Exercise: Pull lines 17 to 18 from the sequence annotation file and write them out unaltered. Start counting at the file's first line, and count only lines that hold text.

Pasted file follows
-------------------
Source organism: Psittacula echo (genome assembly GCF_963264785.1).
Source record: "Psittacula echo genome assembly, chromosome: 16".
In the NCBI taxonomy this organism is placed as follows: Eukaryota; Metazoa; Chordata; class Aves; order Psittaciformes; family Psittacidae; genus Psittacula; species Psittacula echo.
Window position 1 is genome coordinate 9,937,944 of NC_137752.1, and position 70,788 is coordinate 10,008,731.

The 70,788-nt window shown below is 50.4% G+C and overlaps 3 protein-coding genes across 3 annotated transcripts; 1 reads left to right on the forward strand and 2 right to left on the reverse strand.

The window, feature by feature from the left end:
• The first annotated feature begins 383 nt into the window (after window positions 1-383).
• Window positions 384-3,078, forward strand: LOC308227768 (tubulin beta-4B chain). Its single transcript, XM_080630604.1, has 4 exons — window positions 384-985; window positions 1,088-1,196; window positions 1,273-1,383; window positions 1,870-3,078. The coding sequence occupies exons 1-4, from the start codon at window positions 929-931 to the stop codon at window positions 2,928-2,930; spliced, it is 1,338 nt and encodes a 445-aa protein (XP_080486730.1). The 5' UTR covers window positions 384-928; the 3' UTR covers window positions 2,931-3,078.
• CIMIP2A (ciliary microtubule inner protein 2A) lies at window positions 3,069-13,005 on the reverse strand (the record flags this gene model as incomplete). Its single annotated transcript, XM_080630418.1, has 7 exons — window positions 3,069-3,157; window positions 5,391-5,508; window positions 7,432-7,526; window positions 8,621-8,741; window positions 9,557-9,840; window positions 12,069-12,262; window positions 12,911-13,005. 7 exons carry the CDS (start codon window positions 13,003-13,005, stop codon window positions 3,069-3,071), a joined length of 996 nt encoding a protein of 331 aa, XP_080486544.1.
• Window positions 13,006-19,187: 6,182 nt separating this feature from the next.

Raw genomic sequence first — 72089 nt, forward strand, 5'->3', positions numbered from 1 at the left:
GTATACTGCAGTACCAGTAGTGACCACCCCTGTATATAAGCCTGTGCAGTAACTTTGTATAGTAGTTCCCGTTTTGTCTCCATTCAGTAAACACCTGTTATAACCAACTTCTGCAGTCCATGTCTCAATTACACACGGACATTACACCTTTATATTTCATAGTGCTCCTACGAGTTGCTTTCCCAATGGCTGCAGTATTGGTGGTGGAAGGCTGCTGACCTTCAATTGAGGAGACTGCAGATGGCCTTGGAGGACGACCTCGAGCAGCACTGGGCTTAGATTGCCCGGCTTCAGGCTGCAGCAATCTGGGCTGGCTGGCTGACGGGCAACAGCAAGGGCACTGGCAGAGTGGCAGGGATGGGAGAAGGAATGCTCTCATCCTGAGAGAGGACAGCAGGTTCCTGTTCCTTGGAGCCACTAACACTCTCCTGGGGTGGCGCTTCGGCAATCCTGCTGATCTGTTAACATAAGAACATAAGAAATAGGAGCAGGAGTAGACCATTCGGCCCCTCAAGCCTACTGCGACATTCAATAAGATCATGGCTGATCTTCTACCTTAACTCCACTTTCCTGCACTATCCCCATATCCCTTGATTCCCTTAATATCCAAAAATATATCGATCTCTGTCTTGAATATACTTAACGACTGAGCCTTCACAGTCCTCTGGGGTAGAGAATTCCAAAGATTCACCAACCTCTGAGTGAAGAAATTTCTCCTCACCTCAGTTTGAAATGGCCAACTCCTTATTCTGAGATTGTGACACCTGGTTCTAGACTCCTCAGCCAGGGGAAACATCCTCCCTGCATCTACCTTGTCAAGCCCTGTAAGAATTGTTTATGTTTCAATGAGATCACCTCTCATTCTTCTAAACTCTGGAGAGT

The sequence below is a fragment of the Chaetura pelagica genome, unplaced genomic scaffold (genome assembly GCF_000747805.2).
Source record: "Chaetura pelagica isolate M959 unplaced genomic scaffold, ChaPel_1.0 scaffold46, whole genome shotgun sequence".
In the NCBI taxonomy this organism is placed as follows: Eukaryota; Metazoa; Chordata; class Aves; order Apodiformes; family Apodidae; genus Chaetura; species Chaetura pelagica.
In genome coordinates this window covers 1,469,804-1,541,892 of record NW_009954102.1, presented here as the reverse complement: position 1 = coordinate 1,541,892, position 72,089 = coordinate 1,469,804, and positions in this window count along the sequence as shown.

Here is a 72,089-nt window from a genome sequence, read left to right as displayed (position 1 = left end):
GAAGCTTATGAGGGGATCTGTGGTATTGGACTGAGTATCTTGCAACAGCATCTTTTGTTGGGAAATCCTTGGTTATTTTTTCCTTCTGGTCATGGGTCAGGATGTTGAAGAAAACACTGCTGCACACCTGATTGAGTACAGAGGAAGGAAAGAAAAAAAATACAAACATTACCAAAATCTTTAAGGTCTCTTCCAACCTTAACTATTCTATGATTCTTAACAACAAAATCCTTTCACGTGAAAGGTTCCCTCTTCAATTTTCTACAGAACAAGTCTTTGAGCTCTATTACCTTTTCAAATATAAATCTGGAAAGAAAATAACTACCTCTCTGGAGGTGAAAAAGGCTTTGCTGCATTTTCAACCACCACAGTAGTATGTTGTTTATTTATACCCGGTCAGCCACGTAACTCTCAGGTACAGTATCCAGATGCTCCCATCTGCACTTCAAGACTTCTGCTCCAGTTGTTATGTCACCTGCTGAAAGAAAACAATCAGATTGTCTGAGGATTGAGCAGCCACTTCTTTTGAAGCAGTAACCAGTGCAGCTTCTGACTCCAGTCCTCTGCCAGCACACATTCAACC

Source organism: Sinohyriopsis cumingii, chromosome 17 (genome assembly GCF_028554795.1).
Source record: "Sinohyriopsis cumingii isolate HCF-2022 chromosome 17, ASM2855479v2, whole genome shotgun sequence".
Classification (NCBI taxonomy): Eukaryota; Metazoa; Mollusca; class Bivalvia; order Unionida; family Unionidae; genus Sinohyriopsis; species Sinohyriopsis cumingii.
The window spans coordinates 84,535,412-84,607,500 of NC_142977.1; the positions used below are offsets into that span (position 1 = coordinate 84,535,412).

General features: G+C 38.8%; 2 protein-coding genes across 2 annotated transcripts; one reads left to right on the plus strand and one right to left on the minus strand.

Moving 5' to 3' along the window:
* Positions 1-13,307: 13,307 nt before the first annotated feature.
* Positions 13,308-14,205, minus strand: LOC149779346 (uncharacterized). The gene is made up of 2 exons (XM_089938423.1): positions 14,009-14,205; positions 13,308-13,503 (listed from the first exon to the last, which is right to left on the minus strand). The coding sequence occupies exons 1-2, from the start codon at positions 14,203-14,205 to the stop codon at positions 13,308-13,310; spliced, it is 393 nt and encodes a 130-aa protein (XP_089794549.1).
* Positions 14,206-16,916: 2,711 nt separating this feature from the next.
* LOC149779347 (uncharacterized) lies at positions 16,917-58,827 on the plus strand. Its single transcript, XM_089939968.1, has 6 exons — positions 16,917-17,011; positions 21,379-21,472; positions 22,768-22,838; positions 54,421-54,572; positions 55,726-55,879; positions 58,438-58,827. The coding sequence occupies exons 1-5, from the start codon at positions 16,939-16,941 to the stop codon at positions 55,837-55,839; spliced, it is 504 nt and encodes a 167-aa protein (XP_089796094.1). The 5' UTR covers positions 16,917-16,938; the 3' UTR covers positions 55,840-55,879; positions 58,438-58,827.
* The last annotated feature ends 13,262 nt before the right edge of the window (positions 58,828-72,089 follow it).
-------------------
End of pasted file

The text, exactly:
Here is a 72,089-nt window from a genome sequence, read left to right as displayed (position 1 = left end):
GAAGCTTATGAGGGGATCTGTGGTATTGGACTGAGTATCTTGCAACAGCATCTTTTGTTGGGAAATCCTTGGTTATTTTTTCCTTCTGGTCATGGGTCAGGATGTTGAAGAAAACACTGCTGCACACCTGATTGAGTACAGAGGAAGGAAAGAAAAAAAATACAAACATTACCAAAATCTTTAAGGTCTCTTCCAACCTTAACTATTCTATGATTCTTAACAACAAAATCCTTTCACGTGAAAGGTTCCCTCTTCAATTTTCTACAGAACAAGTCTTTGAGCTCTATTACCTTTTCAAATATAAATCTGGAAAGAAAATAACTACCTCTCTGGAGGTGAAAAAGGCTTTGCTGCATTTTCAACCACCACAGTAGTATGTTGTTTATTTATACCCGGTCAGCCACGTAACTCTCAGGTACAGTATCCAGATGCTCCCATCTGCACTTCAAGACTTCTGCTCCAGTTGTTATGTCACCTGCTGAAAGAAAACAATCAGATTGTCTGAGGATTGAGCAGCCACTTCTTTTGAAGCAGTAACCAGTGCAGCTTCTGACTCCAGTCCTCTGCCAGCACACATTCAACC